Crash Course On San Diego Extracurriculars

San Diego

I need some guidance. I’m a senior expecting to graduate this coming May with a degree in sociology. I’ve already been accepted into UCSD to get a master’s degree, which means I’ll be moving fairly soon after commencement. My parents are helping me research different places to live, but I’m also looking for other tips and recommendations. As my sister said, “You have to try all sorts of new things you couldn’t do here!” She’s right, but there are almost too many options. I’m looking for a balance of variety and reasonable pricing since I won’t be making too much money as a grad student. What are some viable possibilities in the area?

San Diego has a great reputation that certainly precedes itself. One lifestyle writer at Thrillist sheds some light on what you might expect while living there. Another author at The Odyssey chronicles things a bit more realistically. The only way to know for certain what to expect is by experiencing it yourself, but rest assured: there’s likely no shortage of great opportunities.

San Diego has great sights that you can see for free. Balboa Park, which houses many great museums, a world-class theatre, and gorgeous gardens is also a beautiful place to simply walk through. There are plenty of walks along the waterfront, where you can see 200-year-old ships as well as modern sailboats. Coronado Island offers a great day out of shopping and putzing, and there’s a beautiful historic hotel.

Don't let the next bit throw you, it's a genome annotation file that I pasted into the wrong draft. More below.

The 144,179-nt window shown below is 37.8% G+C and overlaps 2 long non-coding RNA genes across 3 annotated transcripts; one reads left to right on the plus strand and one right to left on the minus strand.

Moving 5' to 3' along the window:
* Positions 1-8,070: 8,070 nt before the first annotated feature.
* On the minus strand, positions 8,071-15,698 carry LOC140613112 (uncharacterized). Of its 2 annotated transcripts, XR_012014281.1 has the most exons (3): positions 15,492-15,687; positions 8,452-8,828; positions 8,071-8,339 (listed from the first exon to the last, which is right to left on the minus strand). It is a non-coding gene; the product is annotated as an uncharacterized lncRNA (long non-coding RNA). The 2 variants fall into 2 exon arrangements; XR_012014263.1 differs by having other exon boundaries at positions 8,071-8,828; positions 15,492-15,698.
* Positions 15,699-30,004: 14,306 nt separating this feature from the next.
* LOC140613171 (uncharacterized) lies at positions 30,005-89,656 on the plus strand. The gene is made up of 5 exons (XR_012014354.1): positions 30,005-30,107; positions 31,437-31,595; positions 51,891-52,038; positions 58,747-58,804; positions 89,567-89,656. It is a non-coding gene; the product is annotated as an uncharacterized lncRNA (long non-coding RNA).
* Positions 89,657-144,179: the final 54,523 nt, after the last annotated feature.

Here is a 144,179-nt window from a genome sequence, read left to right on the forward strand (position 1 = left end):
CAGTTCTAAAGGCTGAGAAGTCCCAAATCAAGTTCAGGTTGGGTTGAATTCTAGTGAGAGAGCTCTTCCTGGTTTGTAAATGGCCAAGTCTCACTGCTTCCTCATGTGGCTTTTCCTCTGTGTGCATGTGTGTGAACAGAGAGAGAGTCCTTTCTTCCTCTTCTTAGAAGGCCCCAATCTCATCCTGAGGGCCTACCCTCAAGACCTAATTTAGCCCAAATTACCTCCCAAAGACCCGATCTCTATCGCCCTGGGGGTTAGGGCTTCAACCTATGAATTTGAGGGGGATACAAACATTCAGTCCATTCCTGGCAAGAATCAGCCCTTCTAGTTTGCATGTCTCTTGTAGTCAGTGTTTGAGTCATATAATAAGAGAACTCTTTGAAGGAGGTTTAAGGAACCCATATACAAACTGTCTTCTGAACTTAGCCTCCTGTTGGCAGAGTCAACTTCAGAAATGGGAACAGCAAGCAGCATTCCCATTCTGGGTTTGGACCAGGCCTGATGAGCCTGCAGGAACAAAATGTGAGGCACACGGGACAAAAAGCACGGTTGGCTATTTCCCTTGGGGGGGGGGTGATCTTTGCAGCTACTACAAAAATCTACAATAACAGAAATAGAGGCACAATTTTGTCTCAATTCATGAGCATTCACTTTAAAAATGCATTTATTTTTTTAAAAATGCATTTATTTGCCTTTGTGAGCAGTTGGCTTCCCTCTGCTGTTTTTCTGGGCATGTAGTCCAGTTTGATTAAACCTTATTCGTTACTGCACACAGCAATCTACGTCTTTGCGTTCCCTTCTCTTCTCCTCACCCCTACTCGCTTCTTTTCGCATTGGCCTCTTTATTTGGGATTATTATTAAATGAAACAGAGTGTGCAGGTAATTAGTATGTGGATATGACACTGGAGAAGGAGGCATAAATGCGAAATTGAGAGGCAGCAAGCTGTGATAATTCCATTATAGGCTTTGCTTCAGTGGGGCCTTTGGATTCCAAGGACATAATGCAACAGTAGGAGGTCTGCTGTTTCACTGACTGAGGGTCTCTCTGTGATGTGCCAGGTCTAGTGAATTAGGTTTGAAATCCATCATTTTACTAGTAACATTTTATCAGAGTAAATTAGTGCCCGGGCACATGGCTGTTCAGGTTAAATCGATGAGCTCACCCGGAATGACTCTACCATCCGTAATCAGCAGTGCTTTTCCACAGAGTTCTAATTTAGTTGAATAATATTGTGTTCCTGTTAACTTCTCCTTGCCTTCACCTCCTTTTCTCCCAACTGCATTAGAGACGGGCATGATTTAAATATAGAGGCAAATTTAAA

The consistently temperate weather typical of the regional climate, combined with the metropolitan setting, means that you have a wider array of possible extracurricular activities. Outdoor enthusiasts have the most to celebrate, since almost anything can be enjoyed outside. You might consider options like rollerblading, cycling, mountain biking, or longboarding if you have a need for speed and a penchant for land cardio. You could dabble in beach volleyball and frisbee. And then there’s surfing, which might sound too cliche, but what better way to appreciate the Pacific Ocean? Check out beaches like Pacific Beach, Ocean Beach, Coronado Beach, and La Jolla Cove, which is near UCSD.

Hiking, climbing, skiing, and snowboarding are also options to you during the winter. California has several worthwhile mountain resorts you could explore with the help of commercial and public transport. There are also more singular activities to explore. For instance, yoga, meditation, and martial arts often blend the physical with the mental, emotional and/or spiritual. It’s also important to remember that each activity might have multiple subcategories to further investigate.

Take martial arts as a case in point. Groupon published a helpful guide briefly introducing ten of the most popular styles of martial arts. That’s a good place to begin, but you should pay especially close attention to how each style manifests physically. You can thank contributor Robert Rousseau at ThoughtCo for making it so easy. It would be worth reflecting on the appeal of Jiu Jitsu versus others like Judo, which can sometimes be confused or conflated by outsiders. As you might also imagine, all of these options are associated with different investment costs and other barriers to entry.

Like almost anything else, it’s probably best to prioritize options based on appeal and budget. You should test the ones that don’t require much money or previous knowledge. It’s possible that some of the activities are offered for free through UCSD. That would be the ideal scenario for any activities that might otherwise cost too much to reasonably undertake. For instance, UCSD houses The La Jolla Playhouse and one of the top MFA acting programs in the country. Student plays are reasonably priced, and you may be able to get a student discount to the professional shows. And don’t forget to explore opportunities that exchange volunteer service for access. They can often be a great compromise.

“Stay classy, San Diego.” -- Ron Burgundy, Anchor Man

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